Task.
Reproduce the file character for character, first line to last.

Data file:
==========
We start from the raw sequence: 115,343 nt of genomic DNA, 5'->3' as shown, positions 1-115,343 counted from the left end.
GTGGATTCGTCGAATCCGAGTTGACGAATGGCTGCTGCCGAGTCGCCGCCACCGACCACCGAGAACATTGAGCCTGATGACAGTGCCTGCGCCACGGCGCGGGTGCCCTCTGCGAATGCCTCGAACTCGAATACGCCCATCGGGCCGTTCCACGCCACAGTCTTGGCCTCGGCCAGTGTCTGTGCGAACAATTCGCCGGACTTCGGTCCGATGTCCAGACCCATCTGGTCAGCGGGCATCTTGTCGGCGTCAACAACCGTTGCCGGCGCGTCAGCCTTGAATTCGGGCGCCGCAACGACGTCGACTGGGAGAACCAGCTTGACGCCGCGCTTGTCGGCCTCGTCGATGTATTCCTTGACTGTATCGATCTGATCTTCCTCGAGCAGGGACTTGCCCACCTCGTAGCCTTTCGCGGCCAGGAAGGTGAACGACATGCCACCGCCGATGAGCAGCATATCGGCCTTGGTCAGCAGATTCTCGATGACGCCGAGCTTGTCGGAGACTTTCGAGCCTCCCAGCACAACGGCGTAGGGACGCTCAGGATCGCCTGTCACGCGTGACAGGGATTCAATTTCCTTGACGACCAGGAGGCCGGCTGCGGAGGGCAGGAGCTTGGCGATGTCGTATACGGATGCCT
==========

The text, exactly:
We start from the raw sequence: 115,343 nt of genomic DNA, 5'->3' as shown, positions 1-115,343 counted from the left end.
GTGGATTCGTCGAATCCGAGTTGACGAATGGCTGCTGCCGAGTCGCCGCCACCGACCACCGAGAACATTGAGCCTGATGACAGTGCCTGCGCCACGGCGCGGGTGCCCTCTGCGAATGCCTCGAACTCGAATACGCCCATCGGGCCGTTCCACGCCACAGTCTTGGCCTCGGCCAGTGTCTGTGCGAACAATTCGCCGGACTTCGGTCCGATGTCCAGACCCATCTGGTCAGCGGGCATCTTGTCGGCGTCAACAACCGTTGCCGGCGCGTCAGCCTTGAATTCGGGCGCCGCAACGACGTCGACTGGGAGAACCAGCTTGACGCCGCGCTTGTCGGCCTCGTCGATGTATTCCTTGACTGTATCGATCTGATCTTCCTCGAGCAGGGACTTGCCCACCTCGTAGCCTTTCGCGGCCAGGAAGGTGAACGACATGCCACCGCCGATGAGCAGCATATCGGCCTTGGTCAGCAGATTCTCGATGACGCCGAGCTTGTCGGAGACTTTCGAGCCTCCCAGCACAACGGCGTAGGGACGCTCAGGATCGCCTGTCACGCGTGACAGGGATTCAATTTCCTTGACGACCAGGAGGCCGGCTGCGGAGGGCAGGAGCTTGGCGATGTCGTATACGGATGCCT